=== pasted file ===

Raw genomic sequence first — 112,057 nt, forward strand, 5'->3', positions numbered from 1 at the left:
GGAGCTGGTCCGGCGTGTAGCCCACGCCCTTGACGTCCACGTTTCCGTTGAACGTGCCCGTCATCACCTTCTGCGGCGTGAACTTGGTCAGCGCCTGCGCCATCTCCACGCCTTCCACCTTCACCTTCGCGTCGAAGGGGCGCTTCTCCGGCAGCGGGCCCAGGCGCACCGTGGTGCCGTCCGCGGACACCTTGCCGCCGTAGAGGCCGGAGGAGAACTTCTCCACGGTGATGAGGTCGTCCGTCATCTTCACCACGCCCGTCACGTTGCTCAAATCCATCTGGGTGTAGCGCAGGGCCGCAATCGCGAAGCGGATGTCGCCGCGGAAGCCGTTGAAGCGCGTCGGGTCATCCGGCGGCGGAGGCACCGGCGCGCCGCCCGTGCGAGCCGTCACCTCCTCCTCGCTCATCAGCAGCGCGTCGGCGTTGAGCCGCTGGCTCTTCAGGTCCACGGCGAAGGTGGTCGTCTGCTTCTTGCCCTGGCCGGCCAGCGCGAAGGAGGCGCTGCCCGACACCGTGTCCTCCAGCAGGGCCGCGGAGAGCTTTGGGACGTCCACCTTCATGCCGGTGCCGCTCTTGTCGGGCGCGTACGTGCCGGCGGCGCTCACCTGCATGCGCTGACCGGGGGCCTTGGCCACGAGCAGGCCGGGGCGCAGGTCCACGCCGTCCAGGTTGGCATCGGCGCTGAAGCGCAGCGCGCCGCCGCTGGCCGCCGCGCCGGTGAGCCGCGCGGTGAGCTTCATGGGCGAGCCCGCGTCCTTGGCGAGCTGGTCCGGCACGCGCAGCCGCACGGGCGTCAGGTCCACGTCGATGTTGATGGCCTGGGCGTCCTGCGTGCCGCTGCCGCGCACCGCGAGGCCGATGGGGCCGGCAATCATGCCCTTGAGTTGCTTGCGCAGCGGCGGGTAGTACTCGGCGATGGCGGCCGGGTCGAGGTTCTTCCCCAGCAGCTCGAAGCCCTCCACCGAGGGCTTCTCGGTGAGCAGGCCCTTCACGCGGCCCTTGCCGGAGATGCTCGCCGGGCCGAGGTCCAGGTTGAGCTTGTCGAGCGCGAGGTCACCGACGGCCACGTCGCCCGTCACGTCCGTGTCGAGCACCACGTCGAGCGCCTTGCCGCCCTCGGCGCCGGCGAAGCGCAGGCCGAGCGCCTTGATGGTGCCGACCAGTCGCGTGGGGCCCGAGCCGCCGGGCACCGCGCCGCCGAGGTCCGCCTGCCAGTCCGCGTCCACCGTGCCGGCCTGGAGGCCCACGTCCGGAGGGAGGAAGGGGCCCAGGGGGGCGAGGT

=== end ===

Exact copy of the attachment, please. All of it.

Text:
Raw genomic sequence first — 112,057 nt, forward strand, 5'->3', positions numbered from 1 at the left:
GGAGCTGGTCCGGCGTGTAGCCCACGCCCTTGACGTCCACGTTTCCGTTGAACGTGCCCGTCATCACCTTCTGCGGCGTGAACTTGGTCAGCGCCTGCGCCATCTCCACGCCTTCCACCTTCACCTTCGCGTCGAAGGGGCGCTTCTCCGGCAGCGGGCCCAGGCGCACCGTGGTGCCGTCCGCGGACACCTTGCCGCCGTAGAGGCCGGAGGAGAACTTCTCCACGGTGATGAGGTCGTCCGTCATCTTCACCACGCCCGTCACGTTGCTCAAATCCATCTGGGTGTAGCGCAGGGCCGCAATCGCGAAGCGGATGTCGCCGCGGAAGCCGTTGAAGCGCGTCGGGTCATCCGGCGGCGGAGGCACCGGCGCGCCGCCCGTGCGAGCCGTCACCTCCTCCTCGCTCATCAGCAGCGCGTCGGCGTTGAGCCGCTGGCTCTTCAGGTCCACGGCGAAGGTGGTCGTCTGCTTCTTGCCCTGGCCGGCCAGCGCGAAGGAGGCGCTGCCCGACACCGTGTCCTCCAGCAGGGCCGCGGAGAGCTTTGGGACGTCCACCTTCATGCCGGTGCCGCTCTTGTCGGGCGCGTACGTGCCGGCGGCGCTCACCTGCATGCGCTGACCGGGGGCCTTGGCCACGAGCAGGCCGGGGCGCAGGTCCACGCCGTCCAGGTTGGCATCGGCGCTGAAGCGCAGCGCGCCGCCGCTGGCCGCCGCGCCGGTGAGCCGCGCGGTGAGCTTCATGGGCGAGCCCGCGTCCTTGGCGAGCTGGTCCGGCACGCGCAGCCGCACGGGCGTCAGGTCCACGTCGATGTTGATGGCCTGGGCGTCCTGCGTGCCGCTGCCGCGCACCGCGAGGCCGATGGGGCCGGCAATCATGCCCTTGAGTTGCTTGCGCAGCGGCGGGTAGTACTCGGCGATGGCGGCCGGGTCGAGGTTCTTCCCCAGCAGCTCGAAGCCCTCCACCGAGGGCTTCTCGGTGAGCAGGCCCTTCACGCGGCCCTTGCCGGAGATGCTCGCCGGGCCGAGGTCCAGGTTGAGCTTGTCGAGCGCGAGGTCACCGACGGCCACGTCGCCCGTCACGTCCGTGTCGAGCACCACGTCGAGCGCCTTGCCGCCCTCGGCGCCGGCGAAGCGCAGGCCGAGCGCCTTGATGGTGCCGACCAGTCGCGTGGGGCCCGAGCCGCCGGGCACCGCGCCGCCGAGGTCCGCCTGCCAGTCCGCGTCCACCGTGCCGGCCTGGAGGCCCACGTCCGGAGGGAGGAAGGGGCCCAGGGGGGCGAGGT